DWF partners will see their capital locked into the business for a five-year period after the firm’s landmark initial public offering, according to a filing setting out the details of the float.
The filing comes after the firm confirmed last June that it was considering a London listing, in what is set to become the largest U.K. law firm IPO to date.
On listing, the firm’s partners will become its majority “selling” shareholders. However, their capital in the firm will be subject to a phased lockup, which will mean that they can only take out 20 percent for each of the first five years after the IPO, half of which is linked to performance.
Partners leaving within the locked-in period risk forgoing the portion of their capital that has yet to vest. For example, if a partner were to leave three years after the IPO, she could take 60 percent of her equity, but the remaining 40 percent would remain with the firm, going into a newly established employee benefit trust.
DWF CEO and managing partner Andrew Leaitherland cited two principal reasons for the locked-in period: to encourage performance and to prevent the risk of partner departures.
“We’re a people business, and we depend on our ability to provide advice,” Leaitherland said. “From an investor perspective, they want to ensure continuity and growth and to prevent risks from occurring. So that’s why we created the lock-in.”
Leaitherland argued that the proposed locked-in period is “very similar to those at other listed firms.”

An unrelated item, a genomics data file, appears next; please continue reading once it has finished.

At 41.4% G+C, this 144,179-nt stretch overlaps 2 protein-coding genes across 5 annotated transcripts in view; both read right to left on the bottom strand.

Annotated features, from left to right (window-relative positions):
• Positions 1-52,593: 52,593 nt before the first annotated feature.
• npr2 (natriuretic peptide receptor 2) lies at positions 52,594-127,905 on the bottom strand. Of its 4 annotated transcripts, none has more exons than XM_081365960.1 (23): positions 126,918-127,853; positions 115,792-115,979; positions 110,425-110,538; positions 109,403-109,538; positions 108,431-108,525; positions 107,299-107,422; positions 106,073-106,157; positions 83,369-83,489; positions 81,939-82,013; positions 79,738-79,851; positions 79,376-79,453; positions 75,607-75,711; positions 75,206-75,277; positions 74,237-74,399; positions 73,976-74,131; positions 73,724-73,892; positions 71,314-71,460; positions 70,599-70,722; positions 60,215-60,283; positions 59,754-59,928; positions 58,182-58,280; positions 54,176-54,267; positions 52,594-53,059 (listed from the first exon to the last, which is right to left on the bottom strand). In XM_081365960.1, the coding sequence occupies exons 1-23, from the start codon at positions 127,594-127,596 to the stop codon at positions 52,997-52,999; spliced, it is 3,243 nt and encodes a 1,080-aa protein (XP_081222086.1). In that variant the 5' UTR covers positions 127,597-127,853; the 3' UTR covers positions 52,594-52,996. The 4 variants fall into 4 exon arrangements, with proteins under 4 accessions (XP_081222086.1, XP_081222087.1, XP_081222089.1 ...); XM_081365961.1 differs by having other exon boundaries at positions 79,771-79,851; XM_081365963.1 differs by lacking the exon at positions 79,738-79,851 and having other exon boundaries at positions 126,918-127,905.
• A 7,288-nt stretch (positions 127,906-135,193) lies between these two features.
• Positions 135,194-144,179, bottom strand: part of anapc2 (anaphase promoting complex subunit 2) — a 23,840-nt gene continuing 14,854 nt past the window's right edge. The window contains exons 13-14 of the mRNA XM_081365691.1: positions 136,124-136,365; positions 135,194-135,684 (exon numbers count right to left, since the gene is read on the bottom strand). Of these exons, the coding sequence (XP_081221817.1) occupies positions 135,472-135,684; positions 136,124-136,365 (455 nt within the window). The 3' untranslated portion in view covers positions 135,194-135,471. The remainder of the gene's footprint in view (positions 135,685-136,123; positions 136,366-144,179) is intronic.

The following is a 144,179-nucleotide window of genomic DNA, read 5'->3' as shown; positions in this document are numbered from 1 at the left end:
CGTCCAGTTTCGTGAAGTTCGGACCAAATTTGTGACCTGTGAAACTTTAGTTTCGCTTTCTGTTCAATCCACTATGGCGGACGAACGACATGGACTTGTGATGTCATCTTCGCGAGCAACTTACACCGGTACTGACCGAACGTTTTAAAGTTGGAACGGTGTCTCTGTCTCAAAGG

The planned listing on the main market of the London Stock Exchange, an official date for which has not yet been confirmed, is expected to take place before the end of March. The filing states that the intention is for a “free float of at least 25 percent.”
Around 25 percent of the firm’s stock will be placed into the hands of public investors, and around 10 percent will be held in trust for the firm’s employees, who will also be eligible to own shares.
In order to fund the public listing, the firm will restructure its partnership and remove the distinction between fixed salary and equity partners. Former equity partners will see a 60 percent reduction in their current fixed profit share, with salaried partners seeing a 10 percent reduction.
While partners will be paid on a fixed basis, they will also receive dividend income and performance-related bonuses paid out of an annual bonus pool.
Investment advisers Stifel and Jefferies International are assisting DWF in its listing, while Zeus Capital is acting as lead manager.
The intention to float document comes alongside half-year results for 2018-19, which detail the firm’s revenue growth between April 30 and Oct. 31, 2018.
In the six-month period, revenue grew by 18.3 percent to £133.4 million ($174.8 million), up from £112.7 million ($147.7 million) last year. The half-year performance comes after the firm saw revenues rise 18.6 percent to £236.5 million ($309.8 million) during the last financial year.
The firm will look to build on its new tie-up with Wood Smith in the U.S. and has formed a steering group that is focusing on how best to maximize referral opportunities and regional revenue. The firm is also looking to establish a managed services center in Australia to complement its existing “managed” and “connected” service offerings.
The filing also sets out the firm’s plans for a reorganization of its structure, governance and internal contractual arrangements, with the recently incorporated DWF Group becoming the parent company of the firm.